Introduction: How to Make Magnetic Slime With Iron Filings
What's better than normal slime? Slime you can manipulate with a magnet!
In this instructable, I'll show you how to combine a simple school glue slime with iron filings for an especially strange slime experience. :D
See the differences in color in the slime? This occurs when the slime and filings separate due to the power of the magnet. It's pretty mesmerizing!
Step 1: Tools + Materials
To make magnetic slime, you'll need the following things:
- Slightly less than 2/3 cup white school glue
- 2 teaspoons contact solution (must contain boric acid)
- 1 tablespoon baking soda
- 1-2 tablespoons iron filings
- Rare earth magnets
- Bowl and spoon for mixing
- Measuring spoons and cups
- Plastic baggies for cleaner play
I recommend using plastic utensils if you can - the iron filings can cause metal utensils to rust if not cleaned quickly enough.
In addition, you can play with this slime by placing it in a plastic baggie and running a magnet along the plastic. That way the slime doesn't eat your magnet and you don't have to spend a while digging it out. :D
You can also add a small amount of food coloring to this slime, but I prefer to leave it plain. It's easier to see the iron interacting with the magnet that way.
A note about magnet safety: always supervise children around rare earth magnets. Do not allow magnets to bang together as they may shatter. Be careful playing with multiple magnets as they can pinch skin. Do not allow magnets in or around mouth, nose, ears or eyes.
Step 2: Measure Out Your Glue
Measure out slightly less than 2/3 cup of white school glue. You may want to use a spatula or popsicle stick to get the glue into a bowl. :)
Step 3: Measure and Mix in the Iron Filings
I decided to use 2 tablespoons of iron filings which made for a VERY strong slime. If you have fairly weak magnets, I recommend staying with 2 tablespoons.
If you're using a strong rare earth magnet like I am, you can scale down to 1 tablespoon of iron filings and still see great results!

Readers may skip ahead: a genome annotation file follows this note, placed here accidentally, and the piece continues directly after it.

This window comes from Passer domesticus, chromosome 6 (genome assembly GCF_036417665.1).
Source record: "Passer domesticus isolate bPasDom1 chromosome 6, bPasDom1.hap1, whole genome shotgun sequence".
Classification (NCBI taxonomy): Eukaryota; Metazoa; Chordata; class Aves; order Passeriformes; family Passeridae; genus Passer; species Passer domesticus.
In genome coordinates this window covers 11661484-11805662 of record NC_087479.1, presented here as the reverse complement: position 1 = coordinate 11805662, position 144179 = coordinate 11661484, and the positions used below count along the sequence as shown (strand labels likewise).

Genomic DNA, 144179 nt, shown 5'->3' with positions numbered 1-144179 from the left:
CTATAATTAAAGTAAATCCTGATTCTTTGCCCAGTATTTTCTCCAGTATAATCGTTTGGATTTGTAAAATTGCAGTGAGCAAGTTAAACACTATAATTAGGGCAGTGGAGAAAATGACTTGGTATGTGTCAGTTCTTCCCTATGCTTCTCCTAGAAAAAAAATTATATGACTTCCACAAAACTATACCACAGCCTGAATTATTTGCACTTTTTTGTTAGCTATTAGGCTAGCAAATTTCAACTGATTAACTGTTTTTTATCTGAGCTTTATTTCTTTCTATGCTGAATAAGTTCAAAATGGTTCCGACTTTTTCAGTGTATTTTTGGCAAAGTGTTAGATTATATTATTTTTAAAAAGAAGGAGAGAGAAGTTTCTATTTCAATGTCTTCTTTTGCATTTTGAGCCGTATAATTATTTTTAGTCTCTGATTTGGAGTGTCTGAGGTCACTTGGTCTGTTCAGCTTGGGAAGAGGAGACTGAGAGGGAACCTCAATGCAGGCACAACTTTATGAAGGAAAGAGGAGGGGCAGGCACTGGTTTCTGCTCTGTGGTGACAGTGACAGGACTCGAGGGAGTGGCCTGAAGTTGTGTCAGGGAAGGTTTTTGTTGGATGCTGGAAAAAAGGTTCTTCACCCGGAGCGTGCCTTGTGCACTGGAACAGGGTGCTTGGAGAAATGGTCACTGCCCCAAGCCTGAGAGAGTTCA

Stir the filings into the glue until you don't see any solid black or white areas in the mix. Make sure to scrape the sides and bottom of the bowl to get all the filings.
Step 4: Add the Baking Soda
Now you'll want to add in 1 tablespoon of baking soda. Stir until it's completely mixed in. You don't want any baking soda lumps!
Step 5: Add the Contact Solution and Stir
Now the real magic happens!
Measure out 1 teaspoon of contact solution and mix it into your slime. The slime will begin to thicken and pull away from the sides of the bowl.
Measure out a second teaspoon of contact solution and mix that in. Now the slime will really start to form! Keep mixing until the slime pulls away from the sides of the bowl as seen in the last photo.
Step 6: Knead the Slime Until It Feels Right
Pull the slime out of your bowl and knead it in your hands until it's not sticky - this may take a couple minutes! You'll know it's right when the slime doesn't stick to your hands or work surface but is still elastic and stretchy.
Step 7: Play With Your Magnetic Slime!
And the best part: playing with your slime! Magnetic slime is amazingly fun to play with and has a mind of its own.
Touch your magnet to the slime and the slime will instantly begin climbing up the magnet. The magnet will pull the iron filings to it while the white glue slime separates and is pushed to the surface.
It can be a little tricky to clean off the magnet, but I found pulling and scraping the slime off in a large piece to be easiest! I also rinsed my magnet in a bit of warm water to remove the very last of the glue when it really needed it.
Fun things to try:
- Throw a magnet into the middle of the slime
- Place magnets around the edge of the slime and watch it stretch out
- Attach something small and metal to your magnet and see if the item can attract the slime
Step 8: Cleaning Up Your Slime
As stated on the tools and materials step, this slime can be a little messy due to the iron filings. I've attached a photo of the slime in a plastic baggie five days after I made it.
When you make my basic slime recipe, it's normal for the contact solution to separate when you store it. In this case, the water in the contact solution reacts with the oxygen and iron filings in the container leading to rust.
Try to avoid storing it - it's pretty stinky and will stain surfaces. Instead, throw it away in a waste container when you're done experimenting!
This is an entry in the
Toys & Games Contest